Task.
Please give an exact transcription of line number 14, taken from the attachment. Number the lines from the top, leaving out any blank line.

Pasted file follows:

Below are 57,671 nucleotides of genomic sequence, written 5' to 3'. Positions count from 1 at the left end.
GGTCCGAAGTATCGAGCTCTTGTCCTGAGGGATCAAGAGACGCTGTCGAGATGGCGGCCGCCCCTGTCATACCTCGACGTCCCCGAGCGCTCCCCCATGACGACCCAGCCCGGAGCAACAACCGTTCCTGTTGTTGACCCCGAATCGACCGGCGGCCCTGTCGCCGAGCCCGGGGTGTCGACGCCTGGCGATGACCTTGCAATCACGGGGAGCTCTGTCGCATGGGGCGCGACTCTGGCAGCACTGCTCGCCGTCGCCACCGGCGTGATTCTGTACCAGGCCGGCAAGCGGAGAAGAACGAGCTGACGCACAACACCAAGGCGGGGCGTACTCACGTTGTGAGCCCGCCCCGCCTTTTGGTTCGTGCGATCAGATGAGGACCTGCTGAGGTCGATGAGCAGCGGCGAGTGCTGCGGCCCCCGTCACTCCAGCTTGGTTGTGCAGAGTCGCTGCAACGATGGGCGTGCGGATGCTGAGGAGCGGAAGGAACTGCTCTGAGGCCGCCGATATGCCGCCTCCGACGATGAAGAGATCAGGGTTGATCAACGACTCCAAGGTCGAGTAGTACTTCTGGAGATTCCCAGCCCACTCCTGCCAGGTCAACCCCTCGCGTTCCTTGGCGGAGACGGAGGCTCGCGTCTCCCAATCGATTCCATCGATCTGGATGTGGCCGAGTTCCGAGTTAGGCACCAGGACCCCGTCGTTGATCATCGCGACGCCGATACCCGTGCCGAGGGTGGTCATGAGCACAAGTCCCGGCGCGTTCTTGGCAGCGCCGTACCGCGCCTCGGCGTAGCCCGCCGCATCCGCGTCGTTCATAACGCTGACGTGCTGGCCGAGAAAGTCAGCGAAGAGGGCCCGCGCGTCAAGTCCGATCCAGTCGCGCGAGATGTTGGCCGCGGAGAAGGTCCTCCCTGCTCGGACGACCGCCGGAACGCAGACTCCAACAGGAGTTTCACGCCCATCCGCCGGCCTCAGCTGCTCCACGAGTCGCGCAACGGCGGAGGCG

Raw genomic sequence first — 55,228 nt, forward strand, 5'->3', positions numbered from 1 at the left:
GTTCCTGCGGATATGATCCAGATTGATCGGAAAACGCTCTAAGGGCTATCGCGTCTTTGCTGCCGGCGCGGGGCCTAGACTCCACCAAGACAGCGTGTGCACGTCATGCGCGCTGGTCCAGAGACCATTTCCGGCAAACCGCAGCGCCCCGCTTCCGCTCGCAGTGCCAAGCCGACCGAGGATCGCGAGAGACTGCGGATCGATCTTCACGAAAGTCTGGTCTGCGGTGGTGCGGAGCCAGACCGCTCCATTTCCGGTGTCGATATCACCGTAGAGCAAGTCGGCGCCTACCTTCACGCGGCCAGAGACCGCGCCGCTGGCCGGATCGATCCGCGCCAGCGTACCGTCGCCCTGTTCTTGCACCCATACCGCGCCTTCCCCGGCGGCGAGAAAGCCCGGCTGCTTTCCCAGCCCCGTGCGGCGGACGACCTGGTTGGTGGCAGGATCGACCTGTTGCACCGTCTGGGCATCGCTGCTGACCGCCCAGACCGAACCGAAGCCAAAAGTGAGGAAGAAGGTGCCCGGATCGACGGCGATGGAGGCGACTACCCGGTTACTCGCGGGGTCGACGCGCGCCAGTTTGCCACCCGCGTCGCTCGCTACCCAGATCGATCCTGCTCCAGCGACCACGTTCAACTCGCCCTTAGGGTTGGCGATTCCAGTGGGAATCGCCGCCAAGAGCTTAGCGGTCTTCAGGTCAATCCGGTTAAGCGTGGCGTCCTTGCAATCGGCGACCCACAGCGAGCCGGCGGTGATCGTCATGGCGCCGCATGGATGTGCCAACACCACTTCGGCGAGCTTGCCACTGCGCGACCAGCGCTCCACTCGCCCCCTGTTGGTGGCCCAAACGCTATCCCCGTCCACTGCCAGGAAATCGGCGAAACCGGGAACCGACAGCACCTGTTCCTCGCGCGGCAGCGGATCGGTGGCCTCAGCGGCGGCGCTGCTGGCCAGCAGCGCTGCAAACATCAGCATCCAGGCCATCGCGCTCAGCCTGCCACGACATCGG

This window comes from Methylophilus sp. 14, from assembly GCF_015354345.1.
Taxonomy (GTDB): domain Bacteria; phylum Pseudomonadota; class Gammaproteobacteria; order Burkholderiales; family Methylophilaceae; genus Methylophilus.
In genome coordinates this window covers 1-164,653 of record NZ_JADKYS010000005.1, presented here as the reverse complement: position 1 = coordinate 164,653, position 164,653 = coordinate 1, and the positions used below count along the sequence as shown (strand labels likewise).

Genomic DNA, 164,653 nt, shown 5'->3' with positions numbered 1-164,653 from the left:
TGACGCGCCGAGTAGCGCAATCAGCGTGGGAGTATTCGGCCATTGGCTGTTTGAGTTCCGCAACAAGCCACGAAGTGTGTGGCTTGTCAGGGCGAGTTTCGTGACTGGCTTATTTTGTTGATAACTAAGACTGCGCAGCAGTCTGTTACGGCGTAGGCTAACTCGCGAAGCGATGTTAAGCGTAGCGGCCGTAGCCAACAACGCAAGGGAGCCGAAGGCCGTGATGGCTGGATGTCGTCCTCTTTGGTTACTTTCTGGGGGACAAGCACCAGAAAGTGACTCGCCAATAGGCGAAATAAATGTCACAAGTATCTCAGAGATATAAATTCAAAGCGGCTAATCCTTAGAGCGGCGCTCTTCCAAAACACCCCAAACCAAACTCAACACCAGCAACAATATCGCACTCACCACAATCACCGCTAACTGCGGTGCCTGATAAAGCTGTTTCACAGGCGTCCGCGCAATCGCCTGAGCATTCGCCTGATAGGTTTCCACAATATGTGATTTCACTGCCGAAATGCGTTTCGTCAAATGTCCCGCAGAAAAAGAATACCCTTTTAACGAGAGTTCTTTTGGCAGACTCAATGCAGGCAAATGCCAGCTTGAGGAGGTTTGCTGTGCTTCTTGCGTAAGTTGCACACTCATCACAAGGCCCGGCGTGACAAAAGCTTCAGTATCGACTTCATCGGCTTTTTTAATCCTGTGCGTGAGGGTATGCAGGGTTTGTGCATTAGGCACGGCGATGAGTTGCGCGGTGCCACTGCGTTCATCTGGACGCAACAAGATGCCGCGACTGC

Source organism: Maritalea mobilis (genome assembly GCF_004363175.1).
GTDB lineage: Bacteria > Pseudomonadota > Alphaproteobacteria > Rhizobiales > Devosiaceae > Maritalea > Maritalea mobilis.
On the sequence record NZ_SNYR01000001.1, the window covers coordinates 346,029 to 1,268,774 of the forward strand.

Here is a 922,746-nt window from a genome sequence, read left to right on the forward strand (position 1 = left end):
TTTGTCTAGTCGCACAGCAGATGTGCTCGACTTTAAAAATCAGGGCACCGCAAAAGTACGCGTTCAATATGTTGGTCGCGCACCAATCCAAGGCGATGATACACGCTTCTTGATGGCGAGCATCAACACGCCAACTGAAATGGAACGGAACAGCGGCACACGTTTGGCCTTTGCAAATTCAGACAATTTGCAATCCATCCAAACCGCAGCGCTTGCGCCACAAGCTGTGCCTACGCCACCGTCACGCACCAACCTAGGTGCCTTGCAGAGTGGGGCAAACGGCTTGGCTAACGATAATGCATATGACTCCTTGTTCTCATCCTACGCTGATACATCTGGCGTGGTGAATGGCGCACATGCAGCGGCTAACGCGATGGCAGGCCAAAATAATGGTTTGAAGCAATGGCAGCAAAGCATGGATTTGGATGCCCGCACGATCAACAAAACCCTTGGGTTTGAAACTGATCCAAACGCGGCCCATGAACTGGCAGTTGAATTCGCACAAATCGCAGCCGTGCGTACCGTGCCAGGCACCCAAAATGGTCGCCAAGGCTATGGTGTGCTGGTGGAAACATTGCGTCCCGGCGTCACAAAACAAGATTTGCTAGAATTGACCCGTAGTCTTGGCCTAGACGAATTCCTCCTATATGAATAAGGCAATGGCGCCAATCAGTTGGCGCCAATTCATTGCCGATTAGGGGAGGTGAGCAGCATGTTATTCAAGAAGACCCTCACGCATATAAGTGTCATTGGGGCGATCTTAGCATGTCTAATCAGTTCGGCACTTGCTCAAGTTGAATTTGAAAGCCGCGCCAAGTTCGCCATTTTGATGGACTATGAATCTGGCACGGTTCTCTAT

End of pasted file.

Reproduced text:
TTTGTCTAGTCGCACAGCAGATGTGCTCGACTTTAAAAATCAGGGCACCGCAAAAGTACGCGTTCAATATGTTGGTCGCGCACCAATCCAAGGCGATGATACACGCTTCTTGATGGCGAGCATCAACACGCCAACTGAAATGGAACGGAACAGCGGCACACGTTTGGCCTTTGCAAATTCAGACAATTTGCAATCCATCCAAACCGCAGCGCTTGCGCCACAAGCTGTGCCTACGCCACCGTCACGCACCAACCTAGGTGCCTTGCAGAGTGGGGCAAACGGCTTGGCTAACGATAATGCATATGACTCCTTGTTCTCATCCTACGCTGATACATCTGGCGTGGTGAATGGCGCACATGCAGCGGCTAACGCGATGGCAGGCCAAAATAATGGTTTGAAGCAATGGCAGCAAAGCATGGATTTGGATGCCCGCACGATCAACAAAACCCTTGGGTTTGAAACTGATCCAAACGCGGCCCATGAACTGGCAGTTGAATTCGCACAAATCGCAGCCGTGCGTACCGTGCCAGGCACCCAAAATGGTCGCCAAGGCTATGGTGTGCTGGTGGAAACATTGCGTCCCGGCGTCACAAAACAAGATTTGCTAGAATTGACCCGTAGTCTTGGCCTAGACGAATTCCTCCTATATGAATAAGGCAATGGCGCCAATCAGTTGGCGCCAATTCATTGCCGATTAGGGGAGGTGAGCAGCATGTTATTCAAGAAGACCCTCACGCATATAAGTGTCATTGGGGCGATCTTAGCATGTCTAATCAGTTCGGCACTTGCTCAAGTTGAATTTGAAAGCCGCGCCAAGTTCGCCATTTTGATGGACTATGAATCTGGCACGGTTCTCTAT